I was warned. Before even showing up to Squamish, BC, I was told that the rides this year would be a little more gnarly. And yet, here I was getting ready to roll into some of the steepest and longest rock slabs I’ve yet to attempt – at least since my shoulder injury a few years back. Realistically, the timing couldn’t have been better. Last year we were in the same place to ride the new Hei Hei Trail which meant more XC-ish trails, albeit ‘BC XC’.
This year though, we were back to ride the all new Process Carbon, a bike that apparently is immediately at home no matter what the trail has in store – a trait that I was about to experience first hand.
If there’s one thing to take away from the design of the new Process, it’s that Kona knows their audience. This bike was purpose built for the steep, unforgiving terrain that Kona calls home. Riding it around the trails of Squamish only seems to reinforce that notion.
Over the course of a few days in Squamish, we had a chance to sample some of the best trails in the area – both up and down. Kona wanted to ensure that we had plenty of experience climbing the new bike as well as descending, so there were plenty of leg and lung burning moments as we hustled the 32lb bikes (actually heavier once pedals, bottles, etc. were installed) up the trails.
No matter what the terrain, it seemed to climb better than its geometry (and weight) would imply. I did notice that climbing seemed to work slightly different muscles than normal as the 76° seat tube angle would suggest, but it the bike always seemed to keep its footing on loose technical climbs, and the change in position was very easy to get used to. Keep in mind that this is not meant to be a lighweight trail bike – it climbs simply to get you to the top so you can bomb back down. The components like the 2.5/2.35″ tires, 160/150mm suspension, and big brakes help make it known that you’re climbing a 32lb+ bike, but it still pedals surprisingly well considering what it’s capable of.
Personally, I was on a medium Kona Process CR 27.5 and while it certainly has a longer reach (450mm) than many of the bikes I’m accustomed to (I’m 5.8″, 690mm saddle to BB), it felt completely at home throughout the first rides. More than anything, on the trails we were riding, the Process CR was like liquid courage. Feeling completely planted beneath you, it will most likely help convince you to ride things you might normally avoid. Granted, Squamish is a magical place where their blue trails are harder than many black diamonds elsewhere, but there are many other locations around the world where the Process CR will shine – and make you a better rider because of it.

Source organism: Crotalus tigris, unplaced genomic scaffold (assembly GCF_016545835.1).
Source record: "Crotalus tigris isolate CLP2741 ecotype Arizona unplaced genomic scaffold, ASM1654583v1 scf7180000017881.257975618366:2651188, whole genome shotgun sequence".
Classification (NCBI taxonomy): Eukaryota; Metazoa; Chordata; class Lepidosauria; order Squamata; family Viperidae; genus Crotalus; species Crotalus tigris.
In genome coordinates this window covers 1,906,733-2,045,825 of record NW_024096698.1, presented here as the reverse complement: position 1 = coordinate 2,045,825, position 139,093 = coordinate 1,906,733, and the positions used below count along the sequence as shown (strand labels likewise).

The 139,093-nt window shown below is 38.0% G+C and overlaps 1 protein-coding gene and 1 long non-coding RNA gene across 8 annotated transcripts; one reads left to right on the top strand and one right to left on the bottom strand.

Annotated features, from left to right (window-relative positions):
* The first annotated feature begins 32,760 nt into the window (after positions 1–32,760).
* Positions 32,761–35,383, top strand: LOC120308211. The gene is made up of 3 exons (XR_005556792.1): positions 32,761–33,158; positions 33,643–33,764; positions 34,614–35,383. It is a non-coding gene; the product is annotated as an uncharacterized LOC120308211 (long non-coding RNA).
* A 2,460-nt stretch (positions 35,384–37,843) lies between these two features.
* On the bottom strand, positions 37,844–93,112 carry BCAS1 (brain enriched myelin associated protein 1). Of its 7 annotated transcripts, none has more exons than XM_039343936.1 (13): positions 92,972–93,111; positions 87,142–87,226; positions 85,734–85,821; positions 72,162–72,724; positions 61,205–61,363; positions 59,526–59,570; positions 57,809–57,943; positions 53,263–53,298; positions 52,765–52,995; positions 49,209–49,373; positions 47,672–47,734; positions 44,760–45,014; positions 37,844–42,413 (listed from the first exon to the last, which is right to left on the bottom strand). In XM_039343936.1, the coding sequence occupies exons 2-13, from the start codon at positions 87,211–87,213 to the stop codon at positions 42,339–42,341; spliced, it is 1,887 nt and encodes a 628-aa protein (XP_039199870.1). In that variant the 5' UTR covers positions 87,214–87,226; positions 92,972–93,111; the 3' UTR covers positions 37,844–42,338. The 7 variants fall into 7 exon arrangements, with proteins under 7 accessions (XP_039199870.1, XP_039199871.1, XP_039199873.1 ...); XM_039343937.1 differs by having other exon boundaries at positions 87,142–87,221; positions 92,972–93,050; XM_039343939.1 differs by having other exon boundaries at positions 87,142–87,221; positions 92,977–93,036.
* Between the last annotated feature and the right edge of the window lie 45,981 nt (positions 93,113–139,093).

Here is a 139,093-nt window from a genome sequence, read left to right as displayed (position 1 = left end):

Overall, the ride quality and component selection of the Process CR just helps to seal the deal. The frame has that vibration absorbing quality that carbon is known for, but at the same time it feels solid. Like you can case that jump, and still ride away solid. After all, Kona says that this frame is tested to the same standards as their DH frames – and it includes a three year warranty for carbon frames, and lifetime for the alloy versions. Combine that with a no-nonsense spec that is every bit as durable as the frame and you have a bike that should hold up to years of abuse on the ‘shore, or wherever else you plan to ride.
Though my time with the Process CR in Squamish was short, it was more than enough to get a solid first impression of an impressive new bike. I would consider myself to be slightly above average when it comes to riding technical terrain, but I still felt like I was barely scratching the surface with the Process CR. This bike is happiest when hurling itself down the steepest, rockiest side of a mountain at eye watering speed, yet it’s still perfectly happy pedaling to the top. Like many Kona bikes, the Process seems to hit that perfect blend of fun and durability, something that’s not always that easy to master.
This is how the bike should be ridden.
Kona certainly has a new monster on their hands, and while it may not be for everyone – those who appreciate truly technical mountain biking should quickly fall in love with the new Process.
For more details on the new bike including pricing, geometry, weight, and spec, check out our first look, here.